VSS Unity flew beautifully, going supersonic for the first time under rocket power in Mojave, California on 5th April, 2018.
A public viewing of the SpaceShipOne?
First, there was Kitty Hawk.
Then, Cape Canaveral.
Kitty Hawk happened in a previous lifetime. I always wanted to visit Florida and watch a Shuttle launch, but haven’t been able to as yet. If history was going to be made right here in the California Dessert, I wanted to be there to see it happen. The launch was scheduled for June 21st at 6:30 am and the public would be allowed inside the airport starting at 3:00am
Arriving there at 3:00 am, it was comforting to see that there were people like me out there for whom this was a momentous occasion. The public viewing area was right across from the departure end of runway 30, giving a fairly decent view of not only the take-off but also the landing of SpaceShipOne.
Figure 1: WhiteKnight and SpaceShipOne: Taxing for take-off
As the sun arose over the dessert, rendering a reddish hue to the eastern sky, the winds which previously were gusting to 25 knots began to die down. Soon the reddish hue was replaced by bright yellow sunlight. It was going to be nice, warm, clear day with unlimited visibility (or should I say extremely hot first day of summer). Picture perfect weather to suit the very special occasion. Right on schedule, the majestic WhiteKnight with SpaceShipOne piggy-backed on its belly taxied past us, preceded by the three chase aircraft. All of us watched with bated breath and suppressed excitement. The time had finally arrived. As the jubilant crowds of 20 to 30 thousand people who had gathered there watched, White Knight was soon on the rollout ready for lift-off um.. I mean take-off to usher in a new era in the history of private manned space flight.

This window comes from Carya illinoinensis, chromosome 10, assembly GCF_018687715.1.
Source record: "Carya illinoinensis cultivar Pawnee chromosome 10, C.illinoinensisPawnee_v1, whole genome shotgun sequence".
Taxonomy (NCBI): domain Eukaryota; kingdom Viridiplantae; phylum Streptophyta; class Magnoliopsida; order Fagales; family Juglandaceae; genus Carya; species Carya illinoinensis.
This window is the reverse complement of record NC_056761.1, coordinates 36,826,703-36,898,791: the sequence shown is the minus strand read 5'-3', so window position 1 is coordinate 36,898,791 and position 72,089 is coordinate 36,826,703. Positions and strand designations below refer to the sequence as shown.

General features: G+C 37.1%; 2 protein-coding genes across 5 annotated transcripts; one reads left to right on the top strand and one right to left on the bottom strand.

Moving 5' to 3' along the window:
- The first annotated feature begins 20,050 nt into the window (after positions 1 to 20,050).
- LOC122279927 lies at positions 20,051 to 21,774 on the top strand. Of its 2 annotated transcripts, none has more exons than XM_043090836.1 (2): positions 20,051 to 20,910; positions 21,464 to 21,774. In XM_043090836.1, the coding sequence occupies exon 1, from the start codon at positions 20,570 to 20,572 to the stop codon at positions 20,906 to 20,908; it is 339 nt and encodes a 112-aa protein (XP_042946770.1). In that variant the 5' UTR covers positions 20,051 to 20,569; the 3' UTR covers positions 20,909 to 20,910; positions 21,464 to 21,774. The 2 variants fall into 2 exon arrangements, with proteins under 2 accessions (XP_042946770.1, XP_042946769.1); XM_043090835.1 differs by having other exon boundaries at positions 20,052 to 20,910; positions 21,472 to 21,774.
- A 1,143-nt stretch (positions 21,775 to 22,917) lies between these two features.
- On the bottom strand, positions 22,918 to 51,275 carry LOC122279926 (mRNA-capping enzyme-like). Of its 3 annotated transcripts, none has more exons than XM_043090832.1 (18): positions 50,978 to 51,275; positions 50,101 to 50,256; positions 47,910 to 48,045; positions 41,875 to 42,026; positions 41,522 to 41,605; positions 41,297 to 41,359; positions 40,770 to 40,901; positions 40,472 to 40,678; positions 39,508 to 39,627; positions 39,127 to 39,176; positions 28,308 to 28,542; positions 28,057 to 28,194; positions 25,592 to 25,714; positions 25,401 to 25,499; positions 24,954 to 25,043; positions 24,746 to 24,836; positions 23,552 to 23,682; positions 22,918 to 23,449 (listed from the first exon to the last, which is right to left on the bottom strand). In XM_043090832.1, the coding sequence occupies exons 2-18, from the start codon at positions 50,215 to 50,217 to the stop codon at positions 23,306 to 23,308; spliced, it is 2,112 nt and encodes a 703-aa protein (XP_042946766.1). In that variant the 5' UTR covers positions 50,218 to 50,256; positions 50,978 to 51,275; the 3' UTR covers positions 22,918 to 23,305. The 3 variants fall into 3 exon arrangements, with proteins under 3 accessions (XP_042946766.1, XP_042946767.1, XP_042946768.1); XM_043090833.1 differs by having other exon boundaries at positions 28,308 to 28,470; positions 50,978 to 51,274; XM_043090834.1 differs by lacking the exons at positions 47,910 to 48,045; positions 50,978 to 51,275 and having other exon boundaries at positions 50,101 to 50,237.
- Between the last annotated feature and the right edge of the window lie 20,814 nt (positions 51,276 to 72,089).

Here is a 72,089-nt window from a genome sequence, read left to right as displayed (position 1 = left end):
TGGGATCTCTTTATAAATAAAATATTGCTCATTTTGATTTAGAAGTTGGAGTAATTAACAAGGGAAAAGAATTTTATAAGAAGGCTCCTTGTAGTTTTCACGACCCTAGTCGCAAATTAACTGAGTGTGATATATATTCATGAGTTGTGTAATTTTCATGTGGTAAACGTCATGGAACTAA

The estimated time to climb to the design altitude of 50000 ft when separation of SpaceShipOne from the launch vehicle was expected to occur was an hour. Everyone watched with their necks craning, trying to keep the rising spacecraft in view. The spacecraft and launch vehicle were easily visible with the naked eye for most of their ascent and separation phases. After that SpaceShipOne was on its own. With its rocket’s fired, off it went to catch a glimpse of the world from beyond the earth’s atmosphere. Though it was estimated that a total of three minutes would be spent in weightlessness, the ultimate time spent was barely a minute. Due to unscheduled problems it was decided to cut-short the flight and return it safely back to earth. Despite that, the mission achieved its goal of sending a pilot into space and experiencing weightlessness.
Figure 2: Touchdown: There and back again – A Tale of WhiteKnight & SpaceShipOne
Under the skillful guidance of the first private astronaut Mike Melvill, SpaceShipOne made it’s re-entry with a steep descent and finally a smooth landing. There was widespread cheering by the crowd. The chase aircraft too had ample occasion to celebrate the highly successfully mission and not to be outdone performed a formation flyby. When later asked about the flight, Melvill aptly described it as “touching the face of god”.
With the test flight complete, SpaceShipOne was rolled out for display towed by a truck before the cheering crowd and media that had graced the occasion. It was time to honor the men who made it all happen. It is moments such as these that touch our inner soul and inspire us to do great things.
Figure 3: SpaceShipOne, GovernmentZero: A triumphant Melville after the flight
If you are curious about the title of the article, Burt Rutan is famous for his open dissension of NASA policies. The whole venture by Rutan seeking the XPrize is wholly private, funded solely by Microsoft co-founder Paul G. Allen. Incidentally, Rutan was given the banner by a spectator during the victory roll. He ran across to accept it and triumphantly had Melvill wave it from atop SpaceShipOne.
Now that it is over, I can truthfully say if not I, at least my fingerprints have been in space and back (unless, of course, SpaceShipOne has been washed clean since that fateful day in October).
Note: Article appeared in the September/October issue of International Women Pilots, the magazine of the Ninety Nines.